By John-Henry Westen

World Cup 2006WASHINGTON, May 1, 2006 ( – The woes of legalized prostitution in Germany are about to be felt by the world. With the World Cup soccer tournament to be held in Berlin beginningÂJune 9, an estimated three million fans are expected to flood the city.ÂThe German government and local governments are preparing for an increase in sex-traffic and the resulting tax revenues by aidingÂthe construction ofÂhuge brothels. A four-story brothel, the largest in Germany, opened late last yearÂa short distance from one of the main venues of the World Cup.

As many as 40,000 additional women are expected to be added to the approximately 400,000Âprostitutes in Germany’s sex industry. German authorities are rushing to accommodate the trade in women by facilitating the construction of mega-brothels and “sex huts.” Moreover, cities hosting the games will issue special permits for street prostitution, creating a virtual partnership with brothel owners, pimps and traffickers.

At a press conference in Washington today dozens of human rights groups and experts in human trafficking came together to decry the German governments involvement in the exploitive sex trade.

Addressing the press and the gathered leaders was US Representative Chris Smith, Vice Chairman, House Intl’ Relations Committee and author of America’s three landmark human trafficking laws.Â

“The sad and disturbing news is,” said Smith, “that the German government currently is facilitating prostitution and, we believe, what will be a very significant influx of trafficked women who will be exploited. They will be treated as commodities. They will be raped as a direct result of their having been trafficked into Germany for the World Cup event.”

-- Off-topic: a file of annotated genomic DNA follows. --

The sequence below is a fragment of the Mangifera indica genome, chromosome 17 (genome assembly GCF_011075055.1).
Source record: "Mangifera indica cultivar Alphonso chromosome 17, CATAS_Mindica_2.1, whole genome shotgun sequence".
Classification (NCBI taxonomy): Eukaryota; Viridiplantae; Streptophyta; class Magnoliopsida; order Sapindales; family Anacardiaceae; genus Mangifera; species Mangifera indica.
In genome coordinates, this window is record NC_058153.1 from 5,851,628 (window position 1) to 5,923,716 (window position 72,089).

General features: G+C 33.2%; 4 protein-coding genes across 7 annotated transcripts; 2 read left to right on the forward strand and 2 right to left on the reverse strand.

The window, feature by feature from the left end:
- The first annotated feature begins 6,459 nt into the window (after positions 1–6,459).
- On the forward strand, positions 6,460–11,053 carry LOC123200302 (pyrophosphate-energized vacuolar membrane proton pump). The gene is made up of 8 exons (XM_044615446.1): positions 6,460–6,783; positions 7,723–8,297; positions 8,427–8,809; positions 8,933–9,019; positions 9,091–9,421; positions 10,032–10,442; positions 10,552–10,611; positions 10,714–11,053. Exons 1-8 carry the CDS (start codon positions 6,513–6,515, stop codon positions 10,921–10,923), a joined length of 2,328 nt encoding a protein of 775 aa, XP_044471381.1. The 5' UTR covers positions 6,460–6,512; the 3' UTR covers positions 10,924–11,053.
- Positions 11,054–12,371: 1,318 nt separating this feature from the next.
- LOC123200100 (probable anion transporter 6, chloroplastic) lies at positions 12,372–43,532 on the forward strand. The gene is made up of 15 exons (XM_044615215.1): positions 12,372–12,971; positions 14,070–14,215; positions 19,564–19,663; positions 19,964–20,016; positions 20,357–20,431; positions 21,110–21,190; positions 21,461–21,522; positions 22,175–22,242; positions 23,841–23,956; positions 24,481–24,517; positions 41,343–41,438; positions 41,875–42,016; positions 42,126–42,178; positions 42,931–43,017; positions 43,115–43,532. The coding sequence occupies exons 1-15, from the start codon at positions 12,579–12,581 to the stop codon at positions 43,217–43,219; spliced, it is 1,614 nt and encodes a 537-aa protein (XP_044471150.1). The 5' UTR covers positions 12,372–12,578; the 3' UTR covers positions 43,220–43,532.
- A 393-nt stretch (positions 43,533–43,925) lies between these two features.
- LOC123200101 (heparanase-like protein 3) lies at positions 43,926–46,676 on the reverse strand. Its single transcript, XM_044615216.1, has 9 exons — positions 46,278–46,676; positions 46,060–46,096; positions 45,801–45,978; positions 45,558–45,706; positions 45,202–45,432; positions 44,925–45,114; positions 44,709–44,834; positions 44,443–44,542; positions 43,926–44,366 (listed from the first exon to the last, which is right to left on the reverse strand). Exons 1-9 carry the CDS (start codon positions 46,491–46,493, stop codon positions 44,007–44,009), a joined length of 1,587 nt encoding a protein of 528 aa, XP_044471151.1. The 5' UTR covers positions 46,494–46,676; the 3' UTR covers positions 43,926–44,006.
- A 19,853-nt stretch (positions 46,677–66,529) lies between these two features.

Smith who also co-chairs the Commission on the Security and Cooperation in Europe, has frequently met with his counterparts from the German Bundestag to express the outrage of Congress over the issue. “In January, at the OSCE Parliamentary Assembly in Belgium, I raised on three separate occasions during this Parliamentary Assembly with our German counterparts the fact that this is an outrage,” said Smith.“They will be remembered in Germany more for what happened off the field rather than that which happened on the field,” he added.

Smith warned that unless the German government alters its stand it should be ranked as “an egregious violator of human trafficking” because of their “providing venues, building houses of prostitution.” The government he explained, is doing this “with state funds and with local funds, and then providing official state sanction for what will be a very serious trafficking problem.”

Smith noted that it is estimated that about 75% of the 400,000 prostitutes in Germany are foreigners from Central European countries.“We know beyond any reasonable doubt,” he said, “that so many of these women are coerced and they are there because of force, fraud or, like I say, coercion.”

Dr. Janice Crouse, of Concerned Women for America warned that the resulting damage to Germany from the increase in organized crime could be permanent.“With sex trafficking already a major problem in Germany,” she said, “bringing in over 40,000 women for prostitution during the World Cup is sure to bring about a tipping point for organized crime and criminal activity that won’t go away at the end of the games.”